The creators of digital collections don't follow many common rules about what they will include. Like conventional archivists, they must work within the limits of what sources are actually available, even though they -- and you -- may really want sources to fall into neat geographical or chronological packages. This page reflects the rough distinctions in use between archival collections that try to capture whole historical eras and those that organize sources by format, place, or theme. Use them as broad starting points. Then use the filters built into each database to locate sources that best fit your needs.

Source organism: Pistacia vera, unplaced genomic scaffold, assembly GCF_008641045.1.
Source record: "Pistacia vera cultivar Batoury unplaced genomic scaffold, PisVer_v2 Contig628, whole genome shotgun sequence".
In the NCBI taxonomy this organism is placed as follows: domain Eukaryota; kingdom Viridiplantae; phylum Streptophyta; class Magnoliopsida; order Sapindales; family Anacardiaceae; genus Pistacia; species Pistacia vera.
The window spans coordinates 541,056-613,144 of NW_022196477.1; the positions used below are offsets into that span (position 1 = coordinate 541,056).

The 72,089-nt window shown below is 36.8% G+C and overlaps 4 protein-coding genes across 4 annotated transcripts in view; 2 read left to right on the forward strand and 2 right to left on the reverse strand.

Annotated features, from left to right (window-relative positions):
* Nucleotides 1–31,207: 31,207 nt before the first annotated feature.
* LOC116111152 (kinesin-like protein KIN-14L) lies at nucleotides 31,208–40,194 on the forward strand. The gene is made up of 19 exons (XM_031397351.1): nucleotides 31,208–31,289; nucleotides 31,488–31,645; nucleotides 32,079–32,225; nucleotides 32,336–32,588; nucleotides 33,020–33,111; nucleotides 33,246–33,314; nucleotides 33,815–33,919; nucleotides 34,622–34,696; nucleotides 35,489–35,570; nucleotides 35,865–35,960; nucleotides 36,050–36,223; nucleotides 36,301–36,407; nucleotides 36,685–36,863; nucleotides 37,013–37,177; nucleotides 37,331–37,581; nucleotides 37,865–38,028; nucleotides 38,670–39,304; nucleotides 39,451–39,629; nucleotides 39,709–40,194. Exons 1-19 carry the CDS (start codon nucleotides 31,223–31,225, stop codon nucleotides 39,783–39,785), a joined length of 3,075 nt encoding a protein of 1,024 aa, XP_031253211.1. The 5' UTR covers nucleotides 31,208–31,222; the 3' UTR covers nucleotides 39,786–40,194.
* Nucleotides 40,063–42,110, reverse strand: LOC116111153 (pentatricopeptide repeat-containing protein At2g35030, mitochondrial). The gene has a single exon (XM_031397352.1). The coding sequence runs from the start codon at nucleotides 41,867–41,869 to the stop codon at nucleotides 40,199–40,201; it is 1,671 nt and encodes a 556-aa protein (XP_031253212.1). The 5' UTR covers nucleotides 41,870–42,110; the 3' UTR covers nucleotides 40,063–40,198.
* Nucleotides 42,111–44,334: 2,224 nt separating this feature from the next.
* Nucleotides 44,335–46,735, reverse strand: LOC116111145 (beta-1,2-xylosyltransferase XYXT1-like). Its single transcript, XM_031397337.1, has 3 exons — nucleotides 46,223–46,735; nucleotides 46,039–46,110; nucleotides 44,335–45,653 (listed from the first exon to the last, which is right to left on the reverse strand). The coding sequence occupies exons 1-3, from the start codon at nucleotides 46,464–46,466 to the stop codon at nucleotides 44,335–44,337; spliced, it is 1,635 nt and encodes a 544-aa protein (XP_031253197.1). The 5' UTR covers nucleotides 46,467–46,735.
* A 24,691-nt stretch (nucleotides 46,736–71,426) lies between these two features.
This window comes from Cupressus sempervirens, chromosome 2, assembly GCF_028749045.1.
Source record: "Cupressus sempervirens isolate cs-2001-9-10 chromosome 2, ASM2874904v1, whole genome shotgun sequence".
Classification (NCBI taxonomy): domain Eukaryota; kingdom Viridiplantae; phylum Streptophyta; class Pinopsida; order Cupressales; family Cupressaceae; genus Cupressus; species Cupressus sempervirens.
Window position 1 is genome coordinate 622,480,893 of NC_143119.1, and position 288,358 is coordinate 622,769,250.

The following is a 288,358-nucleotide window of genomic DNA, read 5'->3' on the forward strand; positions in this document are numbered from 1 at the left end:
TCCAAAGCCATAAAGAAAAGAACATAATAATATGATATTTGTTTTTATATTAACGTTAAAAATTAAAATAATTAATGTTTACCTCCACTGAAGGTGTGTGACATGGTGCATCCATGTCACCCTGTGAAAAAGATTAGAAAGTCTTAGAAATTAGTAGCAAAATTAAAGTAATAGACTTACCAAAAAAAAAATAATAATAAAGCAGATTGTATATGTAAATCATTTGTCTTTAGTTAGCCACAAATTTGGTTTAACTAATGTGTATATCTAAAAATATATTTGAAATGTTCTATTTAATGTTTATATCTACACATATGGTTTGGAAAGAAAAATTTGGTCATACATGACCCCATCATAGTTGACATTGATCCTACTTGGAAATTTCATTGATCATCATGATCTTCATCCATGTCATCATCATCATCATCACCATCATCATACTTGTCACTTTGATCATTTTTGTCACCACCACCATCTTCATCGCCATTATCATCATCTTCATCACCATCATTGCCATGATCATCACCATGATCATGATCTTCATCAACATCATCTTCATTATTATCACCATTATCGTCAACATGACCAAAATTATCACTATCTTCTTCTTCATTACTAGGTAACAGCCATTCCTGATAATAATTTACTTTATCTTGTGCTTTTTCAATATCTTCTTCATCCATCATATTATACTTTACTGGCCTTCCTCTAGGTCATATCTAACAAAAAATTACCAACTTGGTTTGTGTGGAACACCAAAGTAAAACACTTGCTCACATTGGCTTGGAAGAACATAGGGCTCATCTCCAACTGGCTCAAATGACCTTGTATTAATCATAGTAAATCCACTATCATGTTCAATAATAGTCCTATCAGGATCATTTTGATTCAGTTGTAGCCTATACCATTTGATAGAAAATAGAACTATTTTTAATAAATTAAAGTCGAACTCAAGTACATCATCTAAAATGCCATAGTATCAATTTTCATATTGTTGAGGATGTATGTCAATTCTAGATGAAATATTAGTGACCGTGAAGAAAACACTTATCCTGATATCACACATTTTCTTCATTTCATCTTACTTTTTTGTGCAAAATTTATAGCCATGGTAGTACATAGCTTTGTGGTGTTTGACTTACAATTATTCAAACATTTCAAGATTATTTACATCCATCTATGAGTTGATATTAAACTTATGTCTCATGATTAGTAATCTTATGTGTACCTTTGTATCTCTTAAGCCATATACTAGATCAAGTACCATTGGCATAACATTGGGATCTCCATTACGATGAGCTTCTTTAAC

All-at-once searching gives a good idea of what your search terms my pull up, but at the cost of giving you too much information to process at a sitting. Think of these tools as aids of planning where, how -- and when -- you'll search within each vendor's many offerings.
This section is divided into subsections on families & oral histories ; Law, government & globalization, Gender & sexuality; Visual culture; and Place-based collections.
Families, oral history
Law, government, policy
Colonization, globalization, international relations
Science, technology, medicine
Gender, sexuality, and family
Race, ethnicity, and inequalities
Print, visual, and aural culture
See also the "Colonization, globalization, international relations" section.